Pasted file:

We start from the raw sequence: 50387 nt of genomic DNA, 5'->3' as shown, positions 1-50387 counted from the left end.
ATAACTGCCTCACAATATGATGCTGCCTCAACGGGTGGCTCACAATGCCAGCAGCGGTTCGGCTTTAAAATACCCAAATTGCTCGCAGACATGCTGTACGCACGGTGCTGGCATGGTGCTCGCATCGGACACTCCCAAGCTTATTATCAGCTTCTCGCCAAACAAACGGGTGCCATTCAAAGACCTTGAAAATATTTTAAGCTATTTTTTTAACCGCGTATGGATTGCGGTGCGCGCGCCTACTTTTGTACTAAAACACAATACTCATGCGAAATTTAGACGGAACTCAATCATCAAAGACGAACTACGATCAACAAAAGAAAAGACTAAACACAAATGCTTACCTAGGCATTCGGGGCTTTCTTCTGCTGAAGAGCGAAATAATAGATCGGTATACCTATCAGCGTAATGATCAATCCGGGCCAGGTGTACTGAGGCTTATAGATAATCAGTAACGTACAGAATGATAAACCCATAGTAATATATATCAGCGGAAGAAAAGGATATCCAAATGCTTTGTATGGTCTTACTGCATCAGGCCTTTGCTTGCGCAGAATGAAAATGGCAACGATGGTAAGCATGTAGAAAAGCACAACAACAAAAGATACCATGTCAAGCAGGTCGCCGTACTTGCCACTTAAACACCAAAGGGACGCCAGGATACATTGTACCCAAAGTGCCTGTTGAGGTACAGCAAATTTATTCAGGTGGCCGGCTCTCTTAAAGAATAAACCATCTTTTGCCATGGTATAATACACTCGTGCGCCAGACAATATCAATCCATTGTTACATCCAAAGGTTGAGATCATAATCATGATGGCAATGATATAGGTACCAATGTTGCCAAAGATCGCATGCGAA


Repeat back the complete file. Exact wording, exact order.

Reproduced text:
We start from the raw sequence: 50387 nt of genomic DNA, 5'->3' as shown, positions 1-50387 counted from the left end.
ATAACTGCCTCACAATATGATGCTGCCTCAACGGGTGGCTCACAATGCCAGCAGCGGTTCGGCTTTAAAATACCCAAATTGCTCGCAGACATGCTGTACGCACGGTGCTGGCATGGTGCTCGCATCGGACACTCCCAAGCTTATTATCAGCTTCTCGCCAAACAAACGGGTGCCATTCAAAGACCTTGAAAATATTTTAAGCTATTTTTTTAACCGCGTATGGATTGCGGTGCGCGCGCCTACTTTTGTACTAAAACACAATACTCATGCGAAATTTAGACGGAACTCAATCATCAAAGACGAACTACGATCAACAAAAGAAAAGACTAAACACAAATGCTTACCTAGGCATTCGGGGCTTTCTTCTGCTGAAGAGCGAAATAATAGATCGGTATACCTATCAGCGTAATGATCAATCCGGGCCAGGTGTACTGAGGCTTATAGATAATCAGTAACGTACAGAATGATAAACCCATAGTAATATATATCAGCGGAAGAAAAGGATATCCAAATGCTTTGTATGGTCTTACTGCATCAGGCCTTTGCTTGCGCAGAATGAAAATGGCAACGATGGTAAGCATGTAGAAAAGCACAACAACAAAAGATACCATGTCAAGCAGGTCGCCGTACTTGCCACTTAAACACCAAAGGGACGCCAGGATACATTGTACCCAAAGTGCCTGTTGAGGTACAGCAAATTTATTCAGGTGGCCGGCTCTCTTAAAGAATAAACCATCTTTTGCCATGGTATAATACACTCGTGCGCCAGACAATATCAATCCATTGTTACATCCAAAGGTTGAGATCATAATCATGATGGCAATGATATAGGTACCAATGTTGCCAAAGATCGCATGCGAA